Researchers have successfully developed a cost-effective method to detect cancer using Cherenkov radiation. This now tried and tested method could help bridge gaps in cancer detection technologies that exist in lower-income regions.
Cherenkov radiation is a particular kind of radiation that is emitted by charged particles (like electrons) when they pass through some mediums. A good example of this kind of radiation is the characteristic blue glow of underwater nuclear reactors. This new research has successfully used this kind of radiation to detect and locate the presence of cancer in patients.
This new development has been documented in a research article titled, “Prospective testing of clinical Cerenkov luminescence imaging against standard-of-care nuclear imaging for tumour location,” published in the journal Nature Biomedical Engineering.
The research team developed a Cherenkov luminescence imaging (CLI) procedure where charged particles released by the system cause the target tissue (the tumour) to vibrate and stop vibrating in such a way that they emit light which can be captured by a camera.
Over a period of close to two years, researchers conducted a clinical trial with 96 participants, some of whom had a variety of diagnoses, including lymphoma, thyroid cancer and metastatic prostate cancer.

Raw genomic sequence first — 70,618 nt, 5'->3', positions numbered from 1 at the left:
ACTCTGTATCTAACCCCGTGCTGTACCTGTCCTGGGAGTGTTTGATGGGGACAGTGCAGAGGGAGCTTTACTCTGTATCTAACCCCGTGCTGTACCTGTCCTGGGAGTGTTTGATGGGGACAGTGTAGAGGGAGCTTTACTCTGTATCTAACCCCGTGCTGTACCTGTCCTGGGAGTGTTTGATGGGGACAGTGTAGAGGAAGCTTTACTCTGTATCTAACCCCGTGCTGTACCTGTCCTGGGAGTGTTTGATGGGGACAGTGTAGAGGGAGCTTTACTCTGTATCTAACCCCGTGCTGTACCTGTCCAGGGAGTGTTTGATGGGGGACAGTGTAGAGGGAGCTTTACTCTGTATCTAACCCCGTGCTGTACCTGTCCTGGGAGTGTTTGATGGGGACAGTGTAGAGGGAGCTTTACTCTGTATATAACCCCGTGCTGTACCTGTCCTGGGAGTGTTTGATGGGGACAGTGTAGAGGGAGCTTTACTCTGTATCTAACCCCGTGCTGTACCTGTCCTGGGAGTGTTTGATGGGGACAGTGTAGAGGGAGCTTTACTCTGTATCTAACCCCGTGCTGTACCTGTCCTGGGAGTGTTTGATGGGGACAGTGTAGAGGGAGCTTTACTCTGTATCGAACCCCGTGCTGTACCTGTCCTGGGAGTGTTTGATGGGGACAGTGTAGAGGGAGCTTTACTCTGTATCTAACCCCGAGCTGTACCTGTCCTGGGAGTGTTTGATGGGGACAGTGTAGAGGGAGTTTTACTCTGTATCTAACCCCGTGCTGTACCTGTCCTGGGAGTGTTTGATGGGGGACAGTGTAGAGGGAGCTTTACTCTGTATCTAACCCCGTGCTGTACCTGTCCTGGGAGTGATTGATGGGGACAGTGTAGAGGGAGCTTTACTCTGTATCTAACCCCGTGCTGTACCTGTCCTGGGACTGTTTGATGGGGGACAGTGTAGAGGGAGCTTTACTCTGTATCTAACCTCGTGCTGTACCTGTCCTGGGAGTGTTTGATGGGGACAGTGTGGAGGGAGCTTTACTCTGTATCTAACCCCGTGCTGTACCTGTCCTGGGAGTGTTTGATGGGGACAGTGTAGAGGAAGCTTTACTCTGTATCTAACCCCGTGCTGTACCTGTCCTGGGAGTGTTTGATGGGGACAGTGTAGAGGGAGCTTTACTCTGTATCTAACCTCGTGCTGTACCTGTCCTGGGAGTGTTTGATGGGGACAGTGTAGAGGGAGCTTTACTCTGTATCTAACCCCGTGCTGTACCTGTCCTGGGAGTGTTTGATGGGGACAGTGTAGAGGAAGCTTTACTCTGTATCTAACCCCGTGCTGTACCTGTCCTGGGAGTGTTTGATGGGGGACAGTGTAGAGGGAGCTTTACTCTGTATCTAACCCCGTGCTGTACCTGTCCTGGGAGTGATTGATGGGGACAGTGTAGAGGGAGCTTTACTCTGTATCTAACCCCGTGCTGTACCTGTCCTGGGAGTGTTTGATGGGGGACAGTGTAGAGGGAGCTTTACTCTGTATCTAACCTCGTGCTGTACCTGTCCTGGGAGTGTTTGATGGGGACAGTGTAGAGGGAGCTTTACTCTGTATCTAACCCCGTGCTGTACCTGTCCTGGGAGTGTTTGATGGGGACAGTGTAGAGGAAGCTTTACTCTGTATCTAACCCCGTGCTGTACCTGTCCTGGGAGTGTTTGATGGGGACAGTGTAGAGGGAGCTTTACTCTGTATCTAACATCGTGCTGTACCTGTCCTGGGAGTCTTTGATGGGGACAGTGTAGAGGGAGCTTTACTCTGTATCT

The participants first received one of the five radiotracers selected for the purpose of the study. A radiotracer is a special kind of chemical compound that has had one or more of its atoms replaced by a nuclide so that it can be detected by imaging. These radiotracers are used in nuclear imaging to detect tumours.
The participants received radiotracers and were then imaged by a prototype CLI device that consisted of a camera in a light-proof enclosure. These participants also underwent standard imaging techniques like PET/CT scans.
The researchers found that their prototype CLI device detected all radiotracers, making it more versatile than PET/CT scanners, which only work with some radiotracers.
But at the same time, CLI images are not nearly as precise as those from PET/CT scans but the researchers believe that CLI can be used as an initial diagnostic test or assessment, especially since it is much cheaper to purchase and use than current nuclear imaging technology.
The cost-effectiveness of the device means that it can be deployed to medical centres that couldn’t previously afford nuclear imaging technology, as a stopgap tool for the early detection of tumours. After early detection, patients could then be sent to other centres which have PET/CT scanning facilities for more precise imaging.